However, Reddit user u/flagnut1 has a different idea because the only way viewers have seen another slayer activated in "Buffy" is when Buffy dies. If there's no way for a slayer to emerge without the death of the previous one, then perhaps Willow "causes a small brain hemorrhage or heart attack in every single slayer, in order, in a chain reaction, killing them ALL, but following it with a quick restorative to bring them back to life." Since the previous season ends with Willow transforming into Dark Willow and she struggles with her addiction to dark magic, it's not implausible that she might perform a spell like this.

The Whedonverse is real

Joss Whedon is known as a mastermind of foresight. He plotted Joyce's death years before it happened, and "Buffy" is rife with hints of things to come. As such, it's no surprise that the intricate connections in the Buffyverse extend far out into spaces outside of Sunnydale. Some suspect that "Buffy," "Angel," "Cabin in the Woods," "Firefly," and "Serenity" all exist in the same universe or Whedonverse.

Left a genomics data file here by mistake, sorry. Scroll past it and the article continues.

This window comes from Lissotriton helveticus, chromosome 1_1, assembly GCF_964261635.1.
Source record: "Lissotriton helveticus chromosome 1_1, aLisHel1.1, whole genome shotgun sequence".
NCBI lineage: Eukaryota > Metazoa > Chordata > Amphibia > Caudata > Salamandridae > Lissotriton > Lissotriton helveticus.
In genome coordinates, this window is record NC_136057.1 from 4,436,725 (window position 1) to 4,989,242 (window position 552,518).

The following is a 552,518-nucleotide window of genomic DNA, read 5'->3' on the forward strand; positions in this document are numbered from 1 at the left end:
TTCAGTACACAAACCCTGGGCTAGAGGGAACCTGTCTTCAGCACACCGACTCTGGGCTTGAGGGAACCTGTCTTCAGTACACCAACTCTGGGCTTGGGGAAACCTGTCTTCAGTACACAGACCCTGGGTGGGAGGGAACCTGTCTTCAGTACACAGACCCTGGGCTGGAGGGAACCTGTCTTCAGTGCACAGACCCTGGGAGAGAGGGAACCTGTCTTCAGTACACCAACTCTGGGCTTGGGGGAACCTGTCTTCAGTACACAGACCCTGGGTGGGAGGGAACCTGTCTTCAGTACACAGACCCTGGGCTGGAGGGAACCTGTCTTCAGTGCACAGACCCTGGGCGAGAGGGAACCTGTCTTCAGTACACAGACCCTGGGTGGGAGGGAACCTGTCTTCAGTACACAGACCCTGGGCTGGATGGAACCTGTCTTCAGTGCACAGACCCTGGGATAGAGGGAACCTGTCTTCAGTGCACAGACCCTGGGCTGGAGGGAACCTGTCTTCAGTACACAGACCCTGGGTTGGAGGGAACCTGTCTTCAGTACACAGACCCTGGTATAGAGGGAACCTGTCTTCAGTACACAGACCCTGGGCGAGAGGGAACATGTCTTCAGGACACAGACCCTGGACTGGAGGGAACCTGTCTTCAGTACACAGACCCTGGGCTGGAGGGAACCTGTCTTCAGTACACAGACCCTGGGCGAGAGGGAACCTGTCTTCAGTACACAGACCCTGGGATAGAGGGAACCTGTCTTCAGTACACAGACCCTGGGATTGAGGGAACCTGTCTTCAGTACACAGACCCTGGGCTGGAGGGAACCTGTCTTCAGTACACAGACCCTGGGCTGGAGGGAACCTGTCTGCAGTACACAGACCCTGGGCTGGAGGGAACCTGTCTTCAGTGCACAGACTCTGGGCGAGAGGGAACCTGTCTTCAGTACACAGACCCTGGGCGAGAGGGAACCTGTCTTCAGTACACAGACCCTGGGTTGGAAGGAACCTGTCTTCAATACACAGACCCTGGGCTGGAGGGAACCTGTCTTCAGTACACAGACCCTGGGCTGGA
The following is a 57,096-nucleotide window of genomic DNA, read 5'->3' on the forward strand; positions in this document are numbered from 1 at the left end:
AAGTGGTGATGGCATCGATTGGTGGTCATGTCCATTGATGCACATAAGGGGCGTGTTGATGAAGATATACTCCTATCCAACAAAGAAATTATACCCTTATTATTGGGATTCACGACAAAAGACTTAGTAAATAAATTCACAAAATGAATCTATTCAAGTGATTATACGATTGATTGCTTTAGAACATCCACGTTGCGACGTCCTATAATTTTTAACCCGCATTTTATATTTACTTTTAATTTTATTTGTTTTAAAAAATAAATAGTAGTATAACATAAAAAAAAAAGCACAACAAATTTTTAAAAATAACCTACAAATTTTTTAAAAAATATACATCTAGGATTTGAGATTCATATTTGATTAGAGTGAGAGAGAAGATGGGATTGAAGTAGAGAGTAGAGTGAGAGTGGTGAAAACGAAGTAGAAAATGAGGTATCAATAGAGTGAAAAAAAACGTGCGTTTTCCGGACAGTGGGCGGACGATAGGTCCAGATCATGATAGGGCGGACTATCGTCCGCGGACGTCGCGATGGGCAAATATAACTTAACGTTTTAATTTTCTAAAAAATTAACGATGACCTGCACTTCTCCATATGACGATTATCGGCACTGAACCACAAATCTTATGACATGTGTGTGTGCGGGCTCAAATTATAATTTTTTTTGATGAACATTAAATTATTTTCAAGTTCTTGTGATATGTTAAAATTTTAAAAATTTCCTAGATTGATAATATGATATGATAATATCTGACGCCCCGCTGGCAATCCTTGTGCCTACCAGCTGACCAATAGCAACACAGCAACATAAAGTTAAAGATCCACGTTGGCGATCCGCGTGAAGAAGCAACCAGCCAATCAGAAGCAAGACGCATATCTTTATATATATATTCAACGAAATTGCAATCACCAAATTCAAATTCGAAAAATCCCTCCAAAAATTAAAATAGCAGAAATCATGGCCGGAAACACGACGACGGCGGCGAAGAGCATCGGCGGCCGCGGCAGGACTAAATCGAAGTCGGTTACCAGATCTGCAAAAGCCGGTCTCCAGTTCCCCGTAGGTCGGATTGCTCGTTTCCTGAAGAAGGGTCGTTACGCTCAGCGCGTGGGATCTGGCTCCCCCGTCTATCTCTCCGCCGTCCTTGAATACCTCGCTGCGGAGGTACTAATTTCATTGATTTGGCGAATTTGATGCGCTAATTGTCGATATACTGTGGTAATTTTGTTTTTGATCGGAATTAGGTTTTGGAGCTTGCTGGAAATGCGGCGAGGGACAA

In fact, the idea that the events of each show or film are connected has been dubbed the "Universal Slayer Theory." This visual aid illustrates the concept, stating that Buffy's finale, which activates all the new slayers, triggers a chain of events that lead to the awakening of the Senior Partners in "Angel" and, consequently, the apocalypse in "Cabin in the Woods." "Firefly" takes place in a future after "Cabin in the Woods," and many believe that River Tam (Summer Glau) is a new form of the slayer. 

In typical Whedon fashion, these connections can't just be whittled down to a few lines, so check out Quinn Donato's detailed explanation on Medium of the events and timelines. You might even want to prepare yourself for a full rewatch of the Whedonverse to see how everything links up.